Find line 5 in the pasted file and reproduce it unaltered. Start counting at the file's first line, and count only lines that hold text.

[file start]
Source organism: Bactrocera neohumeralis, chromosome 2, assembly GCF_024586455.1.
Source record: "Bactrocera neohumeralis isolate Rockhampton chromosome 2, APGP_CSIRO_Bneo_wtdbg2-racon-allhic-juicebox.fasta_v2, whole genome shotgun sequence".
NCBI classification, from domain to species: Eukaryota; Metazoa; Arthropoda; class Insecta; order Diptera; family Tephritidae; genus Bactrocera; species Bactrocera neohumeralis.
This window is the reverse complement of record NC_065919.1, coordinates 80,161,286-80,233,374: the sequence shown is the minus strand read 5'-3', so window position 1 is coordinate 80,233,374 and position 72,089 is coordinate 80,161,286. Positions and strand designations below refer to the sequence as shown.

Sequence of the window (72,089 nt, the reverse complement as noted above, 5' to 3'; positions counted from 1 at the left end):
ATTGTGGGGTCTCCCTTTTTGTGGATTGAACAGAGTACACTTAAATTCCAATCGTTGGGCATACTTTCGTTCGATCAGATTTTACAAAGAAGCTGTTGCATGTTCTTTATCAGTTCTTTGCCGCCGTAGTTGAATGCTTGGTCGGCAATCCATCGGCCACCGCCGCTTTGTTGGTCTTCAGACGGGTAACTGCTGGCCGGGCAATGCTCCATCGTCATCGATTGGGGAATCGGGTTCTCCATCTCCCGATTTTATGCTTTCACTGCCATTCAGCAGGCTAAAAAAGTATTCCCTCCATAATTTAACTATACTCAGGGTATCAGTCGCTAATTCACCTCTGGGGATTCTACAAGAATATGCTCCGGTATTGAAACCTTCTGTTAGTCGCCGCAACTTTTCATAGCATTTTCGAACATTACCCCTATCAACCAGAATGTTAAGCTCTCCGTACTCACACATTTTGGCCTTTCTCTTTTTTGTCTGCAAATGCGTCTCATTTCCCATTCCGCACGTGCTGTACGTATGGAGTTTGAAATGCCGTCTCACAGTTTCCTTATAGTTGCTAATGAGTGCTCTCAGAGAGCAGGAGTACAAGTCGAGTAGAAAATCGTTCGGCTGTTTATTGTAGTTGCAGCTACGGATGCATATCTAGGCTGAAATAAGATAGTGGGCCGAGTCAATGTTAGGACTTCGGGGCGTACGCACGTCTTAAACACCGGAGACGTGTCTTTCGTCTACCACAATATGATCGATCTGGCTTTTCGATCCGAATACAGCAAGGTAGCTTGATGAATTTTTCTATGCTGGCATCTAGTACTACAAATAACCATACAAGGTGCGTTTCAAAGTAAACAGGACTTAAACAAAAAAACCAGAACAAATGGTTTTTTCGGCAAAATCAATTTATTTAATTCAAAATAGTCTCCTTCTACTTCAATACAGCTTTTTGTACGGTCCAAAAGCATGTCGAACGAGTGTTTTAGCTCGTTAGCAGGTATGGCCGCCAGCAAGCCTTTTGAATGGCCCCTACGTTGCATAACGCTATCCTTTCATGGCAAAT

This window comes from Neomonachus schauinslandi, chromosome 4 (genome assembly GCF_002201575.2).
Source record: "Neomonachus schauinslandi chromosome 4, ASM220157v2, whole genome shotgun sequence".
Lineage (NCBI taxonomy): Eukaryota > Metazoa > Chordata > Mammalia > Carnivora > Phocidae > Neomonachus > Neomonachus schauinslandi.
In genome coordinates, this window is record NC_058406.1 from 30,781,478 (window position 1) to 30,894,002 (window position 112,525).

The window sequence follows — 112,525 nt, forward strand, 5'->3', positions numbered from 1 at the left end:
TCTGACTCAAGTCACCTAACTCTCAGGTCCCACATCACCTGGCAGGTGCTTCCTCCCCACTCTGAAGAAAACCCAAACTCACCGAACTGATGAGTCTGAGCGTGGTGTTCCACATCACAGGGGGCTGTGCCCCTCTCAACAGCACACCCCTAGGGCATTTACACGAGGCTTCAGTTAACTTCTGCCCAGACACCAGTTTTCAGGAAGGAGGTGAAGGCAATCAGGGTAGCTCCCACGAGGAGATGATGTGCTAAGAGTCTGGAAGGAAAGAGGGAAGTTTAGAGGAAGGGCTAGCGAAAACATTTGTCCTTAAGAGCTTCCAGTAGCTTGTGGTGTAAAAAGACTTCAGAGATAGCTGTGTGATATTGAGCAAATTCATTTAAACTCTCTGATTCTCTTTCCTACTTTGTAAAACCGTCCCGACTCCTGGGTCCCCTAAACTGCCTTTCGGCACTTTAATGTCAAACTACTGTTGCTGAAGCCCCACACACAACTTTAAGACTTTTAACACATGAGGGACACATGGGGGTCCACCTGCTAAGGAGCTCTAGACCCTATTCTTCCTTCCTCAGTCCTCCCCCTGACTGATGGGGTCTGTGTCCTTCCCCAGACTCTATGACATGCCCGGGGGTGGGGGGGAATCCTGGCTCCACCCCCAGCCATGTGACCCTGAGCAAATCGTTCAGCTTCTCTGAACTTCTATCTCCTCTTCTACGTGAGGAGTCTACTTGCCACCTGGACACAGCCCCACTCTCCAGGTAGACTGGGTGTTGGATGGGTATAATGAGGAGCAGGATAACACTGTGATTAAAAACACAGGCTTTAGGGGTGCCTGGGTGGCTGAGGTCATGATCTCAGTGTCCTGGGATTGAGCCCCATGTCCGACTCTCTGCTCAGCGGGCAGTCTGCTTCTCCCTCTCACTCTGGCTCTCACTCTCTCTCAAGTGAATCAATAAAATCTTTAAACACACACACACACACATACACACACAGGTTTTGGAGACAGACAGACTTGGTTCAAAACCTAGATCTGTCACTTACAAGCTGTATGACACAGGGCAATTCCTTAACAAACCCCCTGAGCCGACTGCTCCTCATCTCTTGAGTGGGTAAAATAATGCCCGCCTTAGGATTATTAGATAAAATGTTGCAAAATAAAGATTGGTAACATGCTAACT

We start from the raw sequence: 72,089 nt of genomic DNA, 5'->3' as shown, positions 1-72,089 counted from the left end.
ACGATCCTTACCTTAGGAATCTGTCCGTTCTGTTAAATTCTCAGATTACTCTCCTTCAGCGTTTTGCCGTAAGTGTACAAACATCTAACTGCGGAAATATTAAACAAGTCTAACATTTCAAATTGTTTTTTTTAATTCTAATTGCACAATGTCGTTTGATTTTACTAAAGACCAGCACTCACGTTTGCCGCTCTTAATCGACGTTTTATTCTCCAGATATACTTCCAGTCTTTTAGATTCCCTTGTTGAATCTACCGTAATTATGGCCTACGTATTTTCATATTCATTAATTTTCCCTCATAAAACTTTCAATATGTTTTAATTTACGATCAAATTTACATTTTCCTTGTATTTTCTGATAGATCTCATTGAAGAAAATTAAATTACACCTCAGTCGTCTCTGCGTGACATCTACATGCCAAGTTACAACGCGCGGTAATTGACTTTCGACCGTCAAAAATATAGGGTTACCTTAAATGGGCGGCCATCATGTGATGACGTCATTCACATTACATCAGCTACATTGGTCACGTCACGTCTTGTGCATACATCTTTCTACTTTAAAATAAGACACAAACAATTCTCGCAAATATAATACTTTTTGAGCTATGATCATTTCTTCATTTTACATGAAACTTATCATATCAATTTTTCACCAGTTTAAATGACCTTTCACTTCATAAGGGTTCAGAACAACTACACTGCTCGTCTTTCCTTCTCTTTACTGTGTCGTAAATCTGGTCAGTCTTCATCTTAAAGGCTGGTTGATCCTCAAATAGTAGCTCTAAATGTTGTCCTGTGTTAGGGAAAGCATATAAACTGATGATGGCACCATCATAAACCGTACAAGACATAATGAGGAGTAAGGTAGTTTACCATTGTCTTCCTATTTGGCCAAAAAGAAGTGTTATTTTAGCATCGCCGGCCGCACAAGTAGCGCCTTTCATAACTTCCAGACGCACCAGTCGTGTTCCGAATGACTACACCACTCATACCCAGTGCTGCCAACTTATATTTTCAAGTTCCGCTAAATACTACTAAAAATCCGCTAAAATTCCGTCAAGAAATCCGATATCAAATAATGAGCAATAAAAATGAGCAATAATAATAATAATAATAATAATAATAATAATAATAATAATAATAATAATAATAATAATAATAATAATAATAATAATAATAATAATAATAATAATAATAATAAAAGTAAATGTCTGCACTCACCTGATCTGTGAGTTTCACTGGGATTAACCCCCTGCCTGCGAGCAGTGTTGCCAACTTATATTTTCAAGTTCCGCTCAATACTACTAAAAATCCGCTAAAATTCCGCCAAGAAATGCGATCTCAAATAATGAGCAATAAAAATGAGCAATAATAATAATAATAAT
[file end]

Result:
Sequence of the window (72,089 nt, the reverse complement as noted above, 5' to 3'; positions counted from 1 at the left end):